We recently had the pleasure of attending Consero’s CX Forum, which brought together some of the country’s top customer-centric leaders. The CX masters in the room came from numerous functional backgrounds with varying strategic viewpoints, much as they tend to do so across the firms that we work with. The event kicked off with a tremendous panel conversation centered around organizational cultural improvements that have an impact on customer experiences. The topic ignited a spark that burned brightly behind all other discussions throughout the remainder of the event.

We strongly believe that empowered and engaged employees ensure more positive customer experiences. We know that frontline employees play an obvious role in this, but there is a lot to be said for a more pervasive customer-centric culture and the numerous effects it can have on the end customer.

Key Themes and Ideas

Many key themes and ideas from the conference reinforce what we’ve seen in clients focused on driving customer experience improvement throughout the organization:

  1. At first, change will always be confronted with cynics. It takes some time to see an impact, but if a positive narrative is presented and employees at all levels are given opportunities to be heard, these cynics will often yield and great progress can be made. After all, cynics often believe in the objectives associated with the change, just not in the means or ability to execute on the means of arriving at the end goal.
  2. Change may have a negative connotation within most organizations, but almost all people can understand the importance of growth and evolution. Many leaders frame their initial efforts to introduce cultural improvements as an “unfreezing” initiative that relieves rigid structures to empower employees to make more fluid decisions for customers, within a set strategic framework of allowable practices.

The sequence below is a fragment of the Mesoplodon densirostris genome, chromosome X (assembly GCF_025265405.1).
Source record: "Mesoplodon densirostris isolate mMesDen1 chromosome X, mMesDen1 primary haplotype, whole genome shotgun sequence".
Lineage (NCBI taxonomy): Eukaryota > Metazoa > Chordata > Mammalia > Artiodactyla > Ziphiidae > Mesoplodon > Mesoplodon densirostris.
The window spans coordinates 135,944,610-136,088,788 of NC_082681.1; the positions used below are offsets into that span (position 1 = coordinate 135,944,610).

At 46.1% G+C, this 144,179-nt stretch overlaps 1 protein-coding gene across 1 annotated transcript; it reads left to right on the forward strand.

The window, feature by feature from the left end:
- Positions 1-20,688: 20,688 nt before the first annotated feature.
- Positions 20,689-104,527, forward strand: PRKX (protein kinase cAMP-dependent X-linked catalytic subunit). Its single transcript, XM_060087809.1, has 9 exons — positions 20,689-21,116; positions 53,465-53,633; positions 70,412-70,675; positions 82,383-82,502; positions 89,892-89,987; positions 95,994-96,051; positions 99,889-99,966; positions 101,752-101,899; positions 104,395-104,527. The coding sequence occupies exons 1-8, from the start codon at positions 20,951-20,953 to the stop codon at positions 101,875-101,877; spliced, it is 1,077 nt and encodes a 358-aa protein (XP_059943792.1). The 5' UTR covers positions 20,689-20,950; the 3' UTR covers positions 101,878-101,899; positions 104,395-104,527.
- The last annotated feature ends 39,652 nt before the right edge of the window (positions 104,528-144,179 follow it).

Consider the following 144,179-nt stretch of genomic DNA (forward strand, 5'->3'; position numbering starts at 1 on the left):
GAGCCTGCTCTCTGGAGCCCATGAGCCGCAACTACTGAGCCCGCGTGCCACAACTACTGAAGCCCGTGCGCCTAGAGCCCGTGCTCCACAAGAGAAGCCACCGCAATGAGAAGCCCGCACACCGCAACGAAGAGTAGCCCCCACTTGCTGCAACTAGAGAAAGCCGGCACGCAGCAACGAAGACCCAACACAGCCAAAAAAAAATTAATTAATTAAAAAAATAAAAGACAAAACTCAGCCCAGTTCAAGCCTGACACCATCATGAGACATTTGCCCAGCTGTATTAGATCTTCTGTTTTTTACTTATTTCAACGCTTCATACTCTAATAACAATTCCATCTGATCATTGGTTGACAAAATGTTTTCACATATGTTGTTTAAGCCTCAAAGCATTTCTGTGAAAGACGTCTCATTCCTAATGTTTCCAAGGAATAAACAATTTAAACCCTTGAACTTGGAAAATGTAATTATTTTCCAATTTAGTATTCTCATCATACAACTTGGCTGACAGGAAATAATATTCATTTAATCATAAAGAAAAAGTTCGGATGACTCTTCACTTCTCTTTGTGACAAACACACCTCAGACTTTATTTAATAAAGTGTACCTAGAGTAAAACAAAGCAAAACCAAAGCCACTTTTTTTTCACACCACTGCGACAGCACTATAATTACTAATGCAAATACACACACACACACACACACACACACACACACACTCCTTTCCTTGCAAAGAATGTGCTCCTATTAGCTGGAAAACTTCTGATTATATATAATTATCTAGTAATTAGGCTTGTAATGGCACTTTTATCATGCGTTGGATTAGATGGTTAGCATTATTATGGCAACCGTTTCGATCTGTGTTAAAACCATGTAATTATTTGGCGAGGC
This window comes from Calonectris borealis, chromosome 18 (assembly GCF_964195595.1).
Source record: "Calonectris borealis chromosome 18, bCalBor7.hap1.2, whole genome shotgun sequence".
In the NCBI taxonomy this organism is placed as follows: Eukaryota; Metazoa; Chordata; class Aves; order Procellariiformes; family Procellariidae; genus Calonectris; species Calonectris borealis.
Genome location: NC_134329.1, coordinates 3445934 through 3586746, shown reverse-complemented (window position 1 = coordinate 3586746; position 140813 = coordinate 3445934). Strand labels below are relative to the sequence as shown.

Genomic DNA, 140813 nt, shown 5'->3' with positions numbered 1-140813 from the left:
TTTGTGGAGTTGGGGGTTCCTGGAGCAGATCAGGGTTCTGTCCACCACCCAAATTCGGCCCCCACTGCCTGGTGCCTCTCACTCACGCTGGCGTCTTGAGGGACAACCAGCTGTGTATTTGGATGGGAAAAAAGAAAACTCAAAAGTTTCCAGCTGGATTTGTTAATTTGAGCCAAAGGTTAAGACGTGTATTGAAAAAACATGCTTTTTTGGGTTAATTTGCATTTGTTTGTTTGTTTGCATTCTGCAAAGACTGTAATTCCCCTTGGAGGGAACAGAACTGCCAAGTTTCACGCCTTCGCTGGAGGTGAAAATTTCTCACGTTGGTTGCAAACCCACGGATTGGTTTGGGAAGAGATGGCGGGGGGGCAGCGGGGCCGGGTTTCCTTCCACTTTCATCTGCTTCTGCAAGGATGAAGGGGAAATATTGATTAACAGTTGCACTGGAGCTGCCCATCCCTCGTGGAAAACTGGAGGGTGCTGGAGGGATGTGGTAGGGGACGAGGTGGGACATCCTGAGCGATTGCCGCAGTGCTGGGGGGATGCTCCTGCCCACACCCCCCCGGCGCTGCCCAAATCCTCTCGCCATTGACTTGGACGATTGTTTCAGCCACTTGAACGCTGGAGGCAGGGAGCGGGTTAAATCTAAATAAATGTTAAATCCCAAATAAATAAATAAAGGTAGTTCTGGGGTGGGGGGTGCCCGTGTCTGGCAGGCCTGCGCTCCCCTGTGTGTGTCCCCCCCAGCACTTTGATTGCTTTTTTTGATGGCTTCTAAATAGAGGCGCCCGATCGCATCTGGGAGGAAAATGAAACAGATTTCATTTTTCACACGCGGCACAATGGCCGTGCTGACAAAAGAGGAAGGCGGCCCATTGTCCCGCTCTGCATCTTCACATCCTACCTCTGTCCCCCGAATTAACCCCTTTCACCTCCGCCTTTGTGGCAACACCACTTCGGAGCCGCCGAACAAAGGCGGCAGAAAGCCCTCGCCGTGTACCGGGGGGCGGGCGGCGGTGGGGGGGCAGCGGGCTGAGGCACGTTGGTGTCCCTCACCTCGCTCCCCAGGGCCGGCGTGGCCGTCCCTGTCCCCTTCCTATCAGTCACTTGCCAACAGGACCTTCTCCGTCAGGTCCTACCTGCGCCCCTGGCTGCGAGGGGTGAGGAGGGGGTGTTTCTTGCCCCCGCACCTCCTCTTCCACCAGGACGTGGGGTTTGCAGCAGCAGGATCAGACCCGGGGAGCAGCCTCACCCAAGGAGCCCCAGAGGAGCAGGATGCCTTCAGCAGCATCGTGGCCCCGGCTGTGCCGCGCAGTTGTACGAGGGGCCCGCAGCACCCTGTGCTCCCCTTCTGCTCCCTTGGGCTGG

3. In order to anticipate or resolve issues, front line employees need to see strong examples and what great looks like. Exemplary leaders take steps to help their teams better understand their customers and their expectations by allowing them opportunities to empathize with customers. From role playing to internal conferences to excursions, CX leaders are developing unique ways to change the lens through which they can view the customer.
  4. Every employee needs to be customer-aligned. By understanding how their role ultimately will affect the end customer, employees can begin to take greater pride in their work and make decisions accordingly. Incentives linking customer experience outcomes to ALL employees’ compensation has seen great success across sectors.

In the end, customer-brand relationships and employee-brand relationships are just like all other relationships. People are looking to be treated well, communicated with effectively, and recognized for the actions they take. Remembering this can be the secret to greater loyalty, engagement, and ultimately better business outcomes.

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